• Add a little more oil to the pan if necessary, add the onions and allow to soften and colour a little at the edges. Then add the garlic and rosemary and cook for just a minute.

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  • Return the lamb shanks to the pan and pour over the red wine and balsamic vinegar.

StewBalsamicLamb-0602 StewBalsamicLamb-0603

  • Bring up to a simmer, cover with a lid and cook very slowly for 2 – 2.5 hours. You want the lamb to be so soft it is coming away from the bone. Turn the shanks every now and then to baste them in the juices.


  • Check the seasoning and adjust if necessary. Serve with herby mash potatoes.

StewBalsamicLamb-0608 StewBalsamicLamb-0610


Edit: The following week, I made this recipe again substituting a ox cheeks for the lamb shanks and it worked beautifully. I used a kilo of ox cheeks and the full amounts of everything else. I also allowed an extra hour for cooking, covered and then an additional half an hour uncovered to reduce the sauce a little further at the end. It was absolutely fantastic, just like the lamb shanks.


If that lovely recipe whet your appetite, why not enter my competition to win a copy of this marvellous book for yourself?


How to enter

You can enter the competition in 4 ways.
Please leave a separate comment on this post for entries 1 – 3. A separate comment is not needed for entry 4.

Entry 1 – Answer the question
Leave a comment below, answering the following question:
Which vinegar gives its distinctive flavour to the lamb shank stew I cooked from Genevieve’s book?

Entry 2 – Become a Facebook fan of Kavey Eats
Go to the Kavey Eats Facebook page and click on the Like button. Leave a comment below once you’ve done so. If you’re already a Facebook fan, just say so in your comment. Please include your Facebook name.

Entry 3 – Follow Kavey on Twitter
Click through and follow @KaveyF on Twitter and leave a comment below once you’ve done so. If you already follow me, just say so in your comment. Please include your Twitter name.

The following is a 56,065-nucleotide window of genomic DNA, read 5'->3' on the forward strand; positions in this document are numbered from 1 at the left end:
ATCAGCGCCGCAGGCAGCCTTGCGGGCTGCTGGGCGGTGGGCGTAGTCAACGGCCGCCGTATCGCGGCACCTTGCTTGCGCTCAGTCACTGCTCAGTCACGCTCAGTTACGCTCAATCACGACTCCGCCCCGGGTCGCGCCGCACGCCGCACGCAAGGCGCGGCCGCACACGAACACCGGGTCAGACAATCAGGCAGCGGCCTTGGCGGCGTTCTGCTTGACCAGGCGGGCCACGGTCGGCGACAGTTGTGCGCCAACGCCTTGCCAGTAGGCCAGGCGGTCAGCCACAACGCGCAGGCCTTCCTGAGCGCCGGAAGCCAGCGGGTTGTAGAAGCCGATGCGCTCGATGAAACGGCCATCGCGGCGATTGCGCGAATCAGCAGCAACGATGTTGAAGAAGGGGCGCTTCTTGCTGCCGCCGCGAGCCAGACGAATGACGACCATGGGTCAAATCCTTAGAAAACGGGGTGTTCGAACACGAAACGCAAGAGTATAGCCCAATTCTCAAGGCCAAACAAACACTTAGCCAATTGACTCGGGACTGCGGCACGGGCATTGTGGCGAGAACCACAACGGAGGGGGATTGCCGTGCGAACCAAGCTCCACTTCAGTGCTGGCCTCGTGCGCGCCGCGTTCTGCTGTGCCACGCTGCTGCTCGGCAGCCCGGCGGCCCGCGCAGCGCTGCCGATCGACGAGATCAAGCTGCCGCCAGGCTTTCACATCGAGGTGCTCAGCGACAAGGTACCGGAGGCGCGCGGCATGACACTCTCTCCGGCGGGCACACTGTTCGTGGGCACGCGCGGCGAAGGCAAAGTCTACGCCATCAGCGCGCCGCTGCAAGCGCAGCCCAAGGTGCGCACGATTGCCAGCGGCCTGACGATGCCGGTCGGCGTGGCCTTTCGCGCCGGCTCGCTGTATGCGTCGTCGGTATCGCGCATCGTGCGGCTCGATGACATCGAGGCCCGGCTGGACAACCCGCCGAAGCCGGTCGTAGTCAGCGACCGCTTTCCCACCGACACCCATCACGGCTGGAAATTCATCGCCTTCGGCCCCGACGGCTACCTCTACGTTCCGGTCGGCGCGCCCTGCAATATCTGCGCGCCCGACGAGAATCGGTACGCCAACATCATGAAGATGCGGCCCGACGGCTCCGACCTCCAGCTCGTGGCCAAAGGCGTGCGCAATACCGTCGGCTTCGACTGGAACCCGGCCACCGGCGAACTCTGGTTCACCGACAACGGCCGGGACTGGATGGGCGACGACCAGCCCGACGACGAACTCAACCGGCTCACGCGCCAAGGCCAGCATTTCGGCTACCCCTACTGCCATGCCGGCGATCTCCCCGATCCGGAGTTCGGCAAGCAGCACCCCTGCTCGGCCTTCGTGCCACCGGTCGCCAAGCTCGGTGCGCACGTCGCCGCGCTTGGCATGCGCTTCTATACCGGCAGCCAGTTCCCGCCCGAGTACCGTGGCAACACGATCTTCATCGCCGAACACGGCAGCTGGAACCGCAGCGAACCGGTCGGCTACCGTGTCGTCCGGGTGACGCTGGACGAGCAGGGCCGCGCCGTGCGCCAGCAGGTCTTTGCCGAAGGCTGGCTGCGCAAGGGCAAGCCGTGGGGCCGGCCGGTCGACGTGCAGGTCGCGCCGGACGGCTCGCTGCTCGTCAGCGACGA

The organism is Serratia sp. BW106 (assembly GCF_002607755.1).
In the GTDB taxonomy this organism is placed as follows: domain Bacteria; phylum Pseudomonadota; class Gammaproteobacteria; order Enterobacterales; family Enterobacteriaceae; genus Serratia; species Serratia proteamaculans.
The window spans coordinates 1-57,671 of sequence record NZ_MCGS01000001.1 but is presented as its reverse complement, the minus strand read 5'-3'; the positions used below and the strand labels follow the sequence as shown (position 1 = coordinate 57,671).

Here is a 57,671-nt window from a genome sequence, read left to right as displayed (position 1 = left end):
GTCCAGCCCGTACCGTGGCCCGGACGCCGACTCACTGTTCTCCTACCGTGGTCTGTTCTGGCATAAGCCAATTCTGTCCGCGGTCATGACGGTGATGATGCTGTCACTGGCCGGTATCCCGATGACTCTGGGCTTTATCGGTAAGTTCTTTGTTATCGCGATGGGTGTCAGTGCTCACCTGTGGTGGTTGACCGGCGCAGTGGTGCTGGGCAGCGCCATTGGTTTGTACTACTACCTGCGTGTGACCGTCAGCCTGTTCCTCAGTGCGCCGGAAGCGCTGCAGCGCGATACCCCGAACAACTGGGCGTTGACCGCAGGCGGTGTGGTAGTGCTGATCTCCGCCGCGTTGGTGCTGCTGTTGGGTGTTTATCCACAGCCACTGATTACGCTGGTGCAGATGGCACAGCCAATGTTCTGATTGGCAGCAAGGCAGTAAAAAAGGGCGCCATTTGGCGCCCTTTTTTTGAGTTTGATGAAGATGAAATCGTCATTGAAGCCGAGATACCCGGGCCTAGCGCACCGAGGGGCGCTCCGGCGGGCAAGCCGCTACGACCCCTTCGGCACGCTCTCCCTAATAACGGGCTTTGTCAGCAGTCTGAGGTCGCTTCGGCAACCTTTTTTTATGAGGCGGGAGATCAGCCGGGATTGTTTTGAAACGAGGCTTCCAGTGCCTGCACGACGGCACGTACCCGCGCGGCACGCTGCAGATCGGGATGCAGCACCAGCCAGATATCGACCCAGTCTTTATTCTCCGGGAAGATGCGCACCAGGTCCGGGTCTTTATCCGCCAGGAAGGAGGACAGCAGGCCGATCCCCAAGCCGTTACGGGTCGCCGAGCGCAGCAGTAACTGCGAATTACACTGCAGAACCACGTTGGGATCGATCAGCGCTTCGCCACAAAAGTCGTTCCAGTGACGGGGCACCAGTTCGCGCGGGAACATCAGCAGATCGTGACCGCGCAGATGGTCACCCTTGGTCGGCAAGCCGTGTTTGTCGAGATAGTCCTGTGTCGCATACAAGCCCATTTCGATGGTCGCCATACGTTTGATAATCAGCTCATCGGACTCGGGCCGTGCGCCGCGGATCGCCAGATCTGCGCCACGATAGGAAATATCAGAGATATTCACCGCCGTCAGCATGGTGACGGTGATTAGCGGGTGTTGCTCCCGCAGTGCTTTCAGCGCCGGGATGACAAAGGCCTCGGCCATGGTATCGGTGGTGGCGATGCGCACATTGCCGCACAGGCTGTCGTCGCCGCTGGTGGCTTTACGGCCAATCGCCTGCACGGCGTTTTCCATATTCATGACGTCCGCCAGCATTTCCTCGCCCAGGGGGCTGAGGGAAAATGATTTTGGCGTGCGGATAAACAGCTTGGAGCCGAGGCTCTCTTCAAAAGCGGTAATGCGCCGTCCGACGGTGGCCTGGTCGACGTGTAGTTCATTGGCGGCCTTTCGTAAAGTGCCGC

Entry 4 – Tweet
Tweet the (exact) sentence below:
I’d love to win a copy of Stew! by Genevieve Taylor from www.kaveyeats.com #KaveyEatsStew

Rules & Details

  • The deadline for entries is midnight GMT Saturday 26 November 2011.
  • One entry per method per person.
  • The winner will be selected from all valid entries using a random number generator.
  • The prize includes delivery, and can be delivered to UK mainland addresses only.
  • The prize cannot be redeemed for cash.
  • The prize is offered and will be delivered directly by Absolute Press.
  • The winner will be notified by email or twitter asked to provide a delivery address. If no response is received by the end of November 2011, the prize will be forfeit and a new winner will be picked and contacted.

*If you don’t have a secondary email address already and are nervous about sharing your main email address on the internet, why not set up a new free email account on hotmail, gmail or yahoo, that you can use to enter competitions like this?

M&S Wine Direct

Some weeks ago we were invited to review M&S Wine Direct.

MnS wine 1 homepage

Rather than having their marketing representative place the order, we suggested that it would be a far better review if we navigated the website ourselves, placed a direct order as a regular customer and assessed the entire process as well as the wine.

A value was agreed (and payment transferred to us directly) and we were left to our own devices to make our choice and order.

MnS wine 11 mixed case reds classic claret detail

We decided to take the opportunity to buy a smaller number of more expensive bottles, hoping for something better than the bottles we most commonly buy for around a tenner.

We chose a case of 6 Classic Claret wines priced at £130.97, working out to £21.83 per bottle.

Delivery went without a hitch and the bottles arrived in good condition.

Wanting more input on our assessments, we shared the bottles with friends and family. Unfortunately, everyone was in agreement.

Five of the six bottles were deemed “alright” but not as good as expected for the price. Independently, the same refrain was repeated – that the feedback would be more positive were the bottles priced between £10 and £12 but that they simply didn’t justify £20+. And one of the six bottles would have been disappointing even at £10.

Based on our experience, we’re not sure we’d rush to order wine from M&S Wine Direct again.

We’re curious now about whether their less expensive wines are a better deal.

Perhaps, if a specific wine we already knew and liked (not just region but vineyard, style and year) were particularly well priced, we’d consider buying from M&S. But the chances of this seem remote.

And possibly if we needed to send a wine gift via the post, we might order it through M&S. However, if we’d been sent this case as a gift, I’d have guessed the value to be half of what we actually paid for it. When we spend money on a gift, we want our budget to go as far as possible and want to coddle our recipient, not underwhelm them!

Have you ordered wine from M&S Wine Direct?

What did you think? Was the wine you received good value at the price you paid?

Do please let us know, in the comments.

Using The Website

MnS wine 1 homepage

From the home page, select an initial category to view such as Mixed Cases or cases/ bottles of Champagne, Red Wine, White Wine, Rosé Wine, Single Bottle Gifts and so on.

MnS wine 2 mixed cases

Here, Mixed Cases has been selected. Current special offers are listed first, then the rest of the cases are sorted in order of popularity with customers. A dropdown at the top allows you to sort by price or user rating or to show new products first.